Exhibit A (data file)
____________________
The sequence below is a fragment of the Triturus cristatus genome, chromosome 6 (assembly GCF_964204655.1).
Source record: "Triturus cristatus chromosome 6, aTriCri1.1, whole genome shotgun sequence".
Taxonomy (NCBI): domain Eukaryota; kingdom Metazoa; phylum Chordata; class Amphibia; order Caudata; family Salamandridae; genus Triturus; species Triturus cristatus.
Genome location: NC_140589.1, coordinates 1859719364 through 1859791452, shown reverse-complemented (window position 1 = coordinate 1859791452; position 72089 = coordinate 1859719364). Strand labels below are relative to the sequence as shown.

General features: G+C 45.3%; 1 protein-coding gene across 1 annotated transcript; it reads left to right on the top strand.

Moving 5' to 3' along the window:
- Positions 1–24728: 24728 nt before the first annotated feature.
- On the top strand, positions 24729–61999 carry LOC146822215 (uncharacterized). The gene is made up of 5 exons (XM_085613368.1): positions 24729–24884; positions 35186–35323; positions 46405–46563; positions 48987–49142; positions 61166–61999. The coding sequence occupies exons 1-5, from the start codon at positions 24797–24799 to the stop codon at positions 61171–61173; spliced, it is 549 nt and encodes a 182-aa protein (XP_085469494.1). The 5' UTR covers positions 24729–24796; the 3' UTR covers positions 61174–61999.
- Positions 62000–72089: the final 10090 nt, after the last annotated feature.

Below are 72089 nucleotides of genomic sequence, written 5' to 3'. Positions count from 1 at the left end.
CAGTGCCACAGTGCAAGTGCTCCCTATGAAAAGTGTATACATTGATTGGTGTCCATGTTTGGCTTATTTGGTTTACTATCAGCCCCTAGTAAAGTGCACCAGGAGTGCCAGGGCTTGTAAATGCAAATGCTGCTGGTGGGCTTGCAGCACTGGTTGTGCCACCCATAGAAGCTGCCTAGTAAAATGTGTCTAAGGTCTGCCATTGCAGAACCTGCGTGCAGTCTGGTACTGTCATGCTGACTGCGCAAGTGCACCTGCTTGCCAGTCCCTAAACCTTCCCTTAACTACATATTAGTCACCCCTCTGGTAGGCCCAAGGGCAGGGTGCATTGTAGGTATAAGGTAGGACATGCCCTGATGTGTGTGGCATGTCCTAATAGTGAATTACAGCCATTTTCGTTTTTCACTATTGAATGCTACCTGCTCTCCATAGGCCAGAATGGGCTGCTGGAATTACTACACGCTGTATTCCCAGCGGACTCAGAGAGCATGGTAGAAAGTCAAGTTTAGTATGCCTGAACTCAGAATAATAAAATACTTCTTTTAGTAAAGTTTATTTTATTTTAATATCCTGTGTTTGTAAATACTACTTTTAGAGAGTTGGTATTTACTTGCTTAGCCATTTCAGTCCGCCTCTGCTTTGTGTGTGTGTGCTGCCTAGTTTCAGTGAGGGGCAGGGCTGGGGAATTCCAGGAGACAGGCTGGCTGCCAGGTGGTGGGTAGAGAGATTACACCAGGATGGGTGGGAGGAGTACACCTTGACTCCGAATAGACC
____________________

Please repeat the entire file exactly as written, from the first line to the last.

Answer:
The sequence below is a fragment of the Triturus cristatus genome, chromosome 6 (assembly GCF_964204655.1).
Source record: "Triturus cristatus chromosome 6, aTriCri1.1, whole genome shotgun sequence".
Taxonomy (NCBI): domain Eukaryota; kingdom Metazoa; phylum Chordata; class Amphibia; order Caudata; family Salamandridae; genus Triturus; species Triturus cristatus.
Genome location: NC_140589.1, coordinates 1859719364 through 1859791452, shown reverse-complemented (window position 1 = coordinate 1859791452; position 72089 = coordinate 1859719364). Strand labels below are relative to the sequence as shown.

General features: G+C 45.3%; 1 protein-coding gene across 1 annotated transcript; it reads left to right on the top strand.

Moving 5' to 3' along the window:
- Positions 1–24728: 24728 nt before the first annotated feature.
- On the top strand, positions 24729–61999 carry LOC146822215 (uncharacterized). The gene is made up of 5 exons (XM_085613368.1): positions 24729–24884; positions 35186–35323; positions 46405–46563; positions 48987–49142; positions 61166–61999. The coding sequence occupies exons 1-5, from the start codon at positions 24797–24799 to the stop codon at positions 61171–61173; spliced, it is 549 nt and encodes a 182-aa protein (XP_085469494.1). The 5' UTR covers positions 24729–24796; the 3' UTR covers positions 61174–61999.
- Positions 62000–72089: the final 10090 nt, after the last annotated feature.

Below are 72089 nucleotides of genomic sequence, written 5' to 3'. Positions count from 1 at the left end.
CAGTGCCACAGTGCAAGTGCTCCCTATGAAAAGTGTATACATTGATTGGTGTCCATGTTTGGCTTATTTGGTTTACTATCAGCCCCTAGTAAAGTGCACCAGGAGTGCCAGGGCTTGTAAATGCAAATGCTGCTGGTGGGCTTGCAGCACTGGTTGTGCCACCCATAGAAGCTGCCTAGTAAAATGTGTCTAAGGTCTGCCATTGCAGAACCTGCGTGCAGTCTGGTACTGTCATGCTGACTGCGCAAGTGCACCTGCTTGCCAGTCCCTAAACCTTCCCTTAACTACATATTAGTCACCCCTCTGGTAGGCCCAAGGGCAGGGTGCATTGTAGGTATAAGGTAGGACATGCCCTGATGTGTGTGGCATGTCCTAATAGTGAATTACAGCCATTTTCGTTTTTCACTATTGAATGCTACCTGCTCTCCATAGGCCAGAATGGGCTGCTGGAATTACTACACGCTGTATTCCCAGCGGACTCAGAGAGCATGGTAGAAAGTCAAGTTTAGTATGCCTGAACTCAGAATAATAAAATACTTCTTTTAGTAAAGTTTATTTTATTTTAATATCCTGTGTTTGTAAATACTACTTTTAGAGAGTTGGTATTTACTTGCTTAGCCATTTCAGTCCGCCTCTGCTTTGTGTGTGTGTGCTGCCTAGTTTCAGTGAGGGGCAGGGCTGGGGAATTCCAGGAGACAGGCTGGCTGCCAGGTGGTGGGTAGAGAGATTACACCAGGATGGGTGGGAGGAGTACACCTTGACTCCGAATAGACC